What if what seems like the product of inspiration or magic or artistic genius is merely a slow and deliberate gathering and recording of the moments and days of ordinary life in black and white?  Am I ready and willing to accept this?  If so, I am without excuse. 

So going back to the opening of this meandering monologue, I have decided that I need to keep a writing ritual.  Early morning, late afternoon, espresso sipping, jazz to set the mood, whatever it takes.  This is my time.  Now who’s going to hold me to it?  Oh wait, the baby is crying…

March 23, 2012

Every Mother's Dilemma


Note/Revision (March 31, 2012): If you want to read a funny, insightful perspective from another mother on the trials and tribulations of motherhood, check out the Momastery blog.  I especially enjoyed this post.


As a stay-at-home mom, sometimes my days seem to overlap, sloshing together like waves crashing on the shore so that I can’t distinguish one day from the next.  Changing poopy diapers and sweeping toddler-tossed food from the kitchen floor can seem like a futile existence, mainly because these mundane parenting tasks never seem to end and no one ever gives you a pat on the back or says “Good job!” for doing the most important job in the world.

When faced with the crucial dilemma of whether or not I wanted to quit my job and stay at home full time, I was forced to come to terms with one of the greatest lessons I've learned: Life is a series of choices that involves deciding what is most important and ordering one's priorities accordingly.  I could decide that I’ve had enough of the “stay-at-home mom” lifestyle and get a job that gets me out of the house.  But then, I’d miss out on the peals of uncontrollable giggles when I tickle my baby girl and the excitement of witnessing her learning a new word.  Maybe these wouldn’t be the particular things I might miss out on, but something would be lost for sure.  The lie that a woman can “be it all, do it all, and have it all” is deceptively attractive, but ultimately impossible.  Why?  Because we are human beings with limitations and time constraints.  There are only 24 hours in a day!  Stress, fatigue, and insanity will eventually set in when the pressure to be superwoman begins to overwhelm.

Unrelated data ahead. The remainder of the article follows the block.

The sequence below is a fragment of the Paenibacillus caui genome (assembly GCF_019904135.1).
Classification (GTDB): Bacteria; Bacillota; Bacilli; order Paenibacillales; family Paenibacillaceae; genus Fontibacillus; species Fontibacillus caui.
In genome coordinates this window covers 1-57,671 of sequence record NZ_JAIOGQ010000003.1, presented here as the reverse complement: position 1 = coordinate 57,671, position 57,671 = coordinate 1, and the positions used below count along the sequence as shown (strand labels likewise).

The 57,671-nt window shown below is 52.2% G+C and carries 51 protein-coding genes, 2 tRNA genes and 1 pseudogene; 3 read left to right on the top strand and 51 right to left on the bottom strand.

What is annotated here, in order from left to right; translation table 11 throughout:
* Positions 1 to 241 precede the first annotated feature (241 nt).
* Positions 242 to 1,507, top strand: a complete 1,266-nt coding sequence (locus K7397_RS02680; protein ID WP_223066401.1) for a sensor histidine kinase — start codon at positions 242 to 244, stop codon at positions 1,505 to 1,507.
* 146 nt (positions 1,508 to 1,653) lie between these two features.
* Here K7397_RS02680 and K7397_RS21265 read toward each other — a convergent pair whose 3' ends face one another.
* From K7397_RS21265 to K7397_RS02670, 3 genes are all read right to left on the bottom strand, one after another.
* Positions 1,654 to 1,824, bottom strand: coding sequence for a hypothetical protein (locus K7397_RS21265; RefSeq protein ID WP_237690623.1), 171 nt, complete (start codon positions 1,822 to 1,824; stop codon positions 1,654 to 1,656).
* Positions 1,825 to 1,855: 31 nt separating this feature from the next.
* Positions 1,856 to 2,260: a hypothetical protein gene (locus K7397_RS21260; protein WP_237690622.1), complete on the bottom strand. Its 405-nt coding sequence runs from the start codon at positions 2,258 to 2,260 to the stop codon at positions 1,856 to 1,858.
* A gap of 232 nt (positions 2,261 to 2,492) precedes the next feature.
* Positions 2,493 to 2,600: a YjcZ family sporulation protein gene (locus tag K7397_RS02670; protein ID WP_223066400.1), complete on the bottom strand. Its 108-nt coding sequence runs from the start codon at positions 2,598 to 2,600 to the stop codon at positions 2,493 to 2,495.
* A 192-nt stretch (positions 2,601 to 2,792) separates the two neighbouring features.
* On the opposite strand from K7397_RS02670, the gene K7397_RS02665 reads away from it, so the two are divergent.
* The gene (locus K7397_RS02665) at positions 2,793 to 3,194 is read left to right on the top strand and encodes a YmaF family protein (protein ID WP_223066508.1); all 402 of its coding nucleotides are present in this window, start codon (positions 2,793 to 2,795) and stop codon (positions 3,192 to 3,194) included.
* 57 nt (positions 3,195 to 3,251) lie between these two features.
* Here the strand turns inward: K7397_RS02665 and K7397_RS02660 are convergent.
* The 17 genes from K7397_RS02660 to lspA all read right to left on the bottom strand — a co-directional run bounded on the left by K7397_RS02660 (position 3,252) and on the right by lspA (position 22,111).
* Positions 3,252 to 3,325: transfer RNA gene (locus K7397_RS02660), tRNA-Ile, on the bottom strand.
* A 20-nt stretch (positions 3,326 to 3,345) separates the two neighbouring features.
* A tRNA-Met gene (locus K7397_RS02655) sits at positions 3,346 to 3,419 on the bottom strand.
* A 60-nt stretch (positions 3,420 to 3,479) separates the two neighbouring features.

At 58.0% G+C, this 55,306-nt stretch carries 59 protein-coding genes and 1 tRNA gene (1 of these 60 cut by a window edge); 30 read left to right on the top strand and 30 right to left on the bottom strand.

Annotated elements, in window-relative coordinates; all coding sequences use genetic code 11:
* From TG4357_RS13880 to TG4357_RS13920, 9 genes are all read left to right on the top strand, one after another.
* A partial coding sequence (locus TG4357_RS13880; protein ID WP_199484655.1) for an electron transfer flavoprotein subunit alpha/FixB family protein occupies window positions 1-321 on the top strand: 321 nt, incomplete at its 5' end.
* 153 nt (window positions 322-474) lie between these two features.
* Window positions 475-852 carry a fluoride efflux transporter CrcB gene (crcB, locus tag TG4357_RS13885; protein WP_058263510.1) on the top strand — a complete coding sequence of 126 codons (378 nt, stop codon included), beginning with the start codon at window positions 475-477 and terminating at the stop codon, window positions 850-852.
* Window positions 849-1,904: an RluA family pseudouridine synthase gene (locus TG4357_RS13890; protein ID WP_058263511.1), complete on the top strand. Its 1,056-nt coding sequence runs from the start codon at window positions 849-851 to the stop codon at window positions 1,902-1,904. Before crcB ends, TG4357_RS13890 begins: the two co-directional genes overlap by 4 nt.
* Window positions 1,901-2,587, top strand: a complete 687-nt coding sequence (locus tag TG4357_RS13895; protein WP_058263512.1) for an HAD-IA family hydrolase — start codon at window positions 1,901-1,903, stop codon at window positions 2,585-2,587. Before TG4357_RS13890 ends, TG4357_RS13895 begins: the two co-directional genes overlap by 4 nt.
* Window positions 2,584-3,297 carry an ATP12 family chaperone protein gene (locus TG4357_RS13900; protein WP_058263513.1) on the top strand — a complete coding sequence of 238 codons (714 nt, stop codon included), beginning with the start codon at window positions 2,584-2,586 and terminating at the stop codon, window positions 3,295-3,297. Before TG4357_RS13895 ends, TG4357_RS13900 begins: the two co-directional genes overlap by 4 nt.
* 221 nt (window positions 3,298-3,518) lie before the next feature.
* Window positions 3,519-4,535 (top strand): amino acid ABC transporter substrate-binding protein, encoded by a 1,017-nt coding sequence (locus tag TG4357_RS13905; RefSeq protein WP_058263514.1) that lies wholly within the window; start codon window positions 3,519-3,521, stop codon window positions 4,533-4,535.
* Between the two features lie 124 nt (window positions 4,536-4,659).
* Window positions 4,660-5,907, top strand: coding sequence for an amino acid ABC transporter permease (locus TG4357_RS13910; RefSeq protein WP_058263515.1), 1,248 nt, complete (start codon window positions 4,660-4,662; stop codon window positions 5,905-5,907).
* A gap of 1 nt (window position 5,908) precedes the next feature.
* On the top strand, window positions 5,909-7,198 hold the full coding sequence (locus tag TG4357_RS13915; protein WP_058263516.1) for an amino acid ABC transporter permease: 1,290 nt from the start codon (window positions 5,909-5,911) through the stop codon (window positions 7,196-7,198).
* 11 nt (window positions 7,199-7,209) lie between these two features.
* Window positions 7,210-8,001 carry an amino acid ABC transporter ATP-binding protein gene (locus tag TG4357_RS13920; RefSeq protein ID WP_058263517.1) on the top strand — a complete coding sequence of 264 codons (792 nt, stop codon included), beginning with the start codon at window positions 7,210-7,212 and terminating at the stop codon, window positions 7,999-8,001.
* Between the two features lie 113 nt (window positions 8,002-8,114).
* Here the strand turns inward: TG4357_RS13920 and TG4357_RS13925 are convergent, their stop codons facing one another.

So, what is it that I really want?  I want the gift of time with my children, unencumbered by the pressures of an outside job.  I want to treasure this brief season because it will surely be over in the blink of an eye in the grand arch of life’s journey.

But what do I do on those days when I feel emotionally and physically spent with not an ounce of patience or attention left to give my children?  I will call out to my heavenly Father who loves me perfectly and gives strength to the weary.  I will pray for the Spirit of God the Father to love my children through me.  To keep going when I feel like giving up.  To serve cheerfully when I feel like complaining.  To listen when I feel like ignoring.  To hug and kiss and show affection when I feel empty.  This is my high calling today.  This is the high calling of mothers everywhere; especially those who have surrendered their lives to the Father who gave the life of His only Son for their sake. 

So to all the mothers who make daily personal sacrifices for the sake of their children: for the mothers who work hard at an outside job because they are the sole providers for their families, for the ones who have found the energy and discipline to work while at home or work part-time and juggle so many things, and for the ones who have decided to stay at home, I thank you for fulfilling the noble call to motherhood.  Let's support and pray for each other!